The dawn of driverless cars is almost upon us. Governments around the world are rapidly legalising the use of driverless vehicles on their roads and are working towards overcoming regulatory difficulties associated with their large-scale introduction. Meanwhile, some of the largest technology and automotive corporations in the world are investing heavily in driverless technologies. Many people in the industry seem certain that the largest revolution in personal transport since the invention of the car itself is less than a decade away.
Whether this technology will ever mean we can give up all responsibility for driving is unclear. But the shift towards driverless cars won’t just mean a change in the way we drive. It will undoubtedly have other implications for car owners, authorities and ultimately all of us.
While the large-scale introduction of fully driverless consumer vehicles appears to be around a decade away, the current generation of new cars is already highlighting some of the potential challenges. For example, in recent demonstrations funded by large car manufacturers, security experts were able to “hack” the on-board computers of ordinary vehicles and take control of braking, steering and engine functions, among other things. In one particularly alarming demonstration, a hacker was able to force the car to perform an emergency stop at high speed.
This increasing reliance on computers in modern cars is itself a major and well-documented safety and security challenge, that will be significantly heightened by the nature of truly autonomous vehicles. In such cases, the fundamental fact is that all systems within the vehicle are under the control of a piece of sophisticated software which will always be vulnerable to malicious attack and malfunction.
What’s more, unlike many current vehicles, this software is likely to be directly networked to other vehicles and systems. This in turn introduces a whole host of safety and security complications beyond those experienced in current cars. For example, the complexity of processing data about the road and location and behaviours of surrounding vehicles means that small errors in the design or operation of the software could lead to collisions or other dangerous behaviours that could have fatal results. And the potential to deliberately trigger such events is at the root of the security challenge.
A further associated challenge is privacy, which believe may trump the security challenges from a regulatory perspective. This issue emerges from the fact that the software in control of driverless vehicles — much like the brains of human drivers — have a model of the vehicle they are controlling and a model of their environment.
The environment model means each vehicle collects huge quantities of data about its surroundings, something that is particularly troubling from a privacy perspective. This data includes locations of other road users and pedestrians relative to the vehicle. Although the anonymous to a driverless vehicle, the potential to infer identities and other information (particularly of other vehicles through networked capabilities) is a privacy minefield.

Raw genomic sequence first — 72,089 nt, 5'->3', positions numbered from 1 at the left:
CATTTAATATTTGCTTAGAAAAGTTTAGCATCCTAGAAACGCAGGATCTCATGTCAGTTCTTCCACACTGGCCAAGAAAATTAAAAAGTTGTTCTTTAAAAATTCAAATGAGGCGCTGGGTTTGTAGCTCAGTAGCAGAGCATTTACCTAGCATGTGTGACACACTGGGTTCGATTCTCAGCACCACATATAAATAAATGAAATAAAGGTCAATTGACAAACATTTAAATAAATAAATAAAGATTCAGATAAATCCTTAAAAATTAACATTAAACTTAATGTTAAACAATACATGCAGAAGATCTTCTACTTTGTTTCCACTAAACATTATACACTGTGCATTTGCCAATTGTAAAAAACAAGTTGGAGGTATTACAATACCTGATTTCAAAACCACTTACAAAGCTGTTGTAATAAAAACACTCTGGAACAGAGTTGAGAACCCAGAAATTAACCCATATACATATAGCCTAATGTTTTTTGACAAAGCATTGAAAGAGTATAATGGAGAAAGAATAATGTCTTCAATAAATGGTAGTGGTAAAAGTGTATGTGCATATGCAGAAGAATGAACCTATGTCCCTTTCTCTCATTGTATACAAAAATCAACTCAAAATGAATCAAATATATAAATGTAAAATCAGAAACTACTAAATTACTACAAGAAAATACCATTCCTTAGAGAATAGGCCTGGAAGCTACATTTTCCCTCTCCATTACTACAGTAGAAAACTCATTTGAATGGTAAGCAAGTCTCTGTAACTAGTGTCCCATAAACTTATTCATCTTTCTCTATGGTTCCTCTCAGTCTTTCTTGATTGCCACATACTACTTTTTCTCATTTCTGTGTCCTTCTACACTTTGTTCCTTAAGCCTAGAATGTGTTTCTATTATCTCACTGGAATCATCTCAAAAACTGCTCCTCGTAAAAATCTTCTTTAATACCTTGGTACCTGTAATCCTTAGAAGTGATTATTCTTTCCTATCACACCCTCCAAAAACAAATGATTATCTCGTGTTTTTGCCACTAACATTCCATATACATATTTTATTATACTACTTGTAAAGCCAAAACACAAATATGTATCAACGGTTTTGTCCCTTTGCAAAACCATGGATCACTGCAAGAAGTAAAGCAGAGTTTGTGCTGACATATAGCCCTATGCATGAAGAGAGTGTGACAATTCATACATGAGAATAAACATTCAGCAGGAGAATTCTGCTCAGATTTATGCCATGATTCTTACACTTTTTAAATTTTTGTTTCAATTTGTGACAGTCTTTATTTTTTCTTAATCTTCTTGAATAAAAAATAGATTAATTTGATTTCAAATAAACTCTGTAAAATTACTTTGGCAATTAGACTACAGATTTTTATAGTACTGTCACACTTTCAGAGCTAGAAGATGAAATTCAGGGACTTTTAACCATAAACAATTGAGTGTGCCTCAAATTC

Black box for the road
Yet if used responsibly, the power of this data could be used for a number of beneficial purposes. For instance, a commonly proposed use is for data to support police inquiries. In the event of an accident involving or within the vicinity of the vehicle, a driverless car could act as a black box with information of the incident recorded in unprecedented detail, which in turn could be used to support an investigation.
More creative uses of the technologies in driverless cars could include the ability to supercharge “smart roads” with their networked capabilities by eliminating traffic jams and potentially even doing away with traffic lights and road signs altogether. They could also be used to gather information about road conditions, traffic or even weather or pollution.
These same networked capabilities could also enable cars to foresee potential collisions and take steps to avoid an accident by actively keeping track of their surroundings including cars and hazards beyond the visual range of a human driver. One industry report has estimated wide-scale introduction of driverless cars could reduce accidents by up to 90%.
Despite the potential benefits, there is always the potential for misuse. This is an ongoing challenge with powerful technologies more generally as they become increasingly ubiquitous in our everyday lives. Without adequate legislation and industry focus to preserve privacy and maintain the security and safety of the individual and the public generally, large-scale introduction of these vehicles could have severe implications. If these challenges can be resolved, however, the mainstream introduction of these vehicles could save hundreds of thousands of lives each year, while having countless other environmental and economic benefits.
- Mark Douthwaite is PhD candidate in high-integrity systems engineering at the University of York
- This article was originally published on The Conversation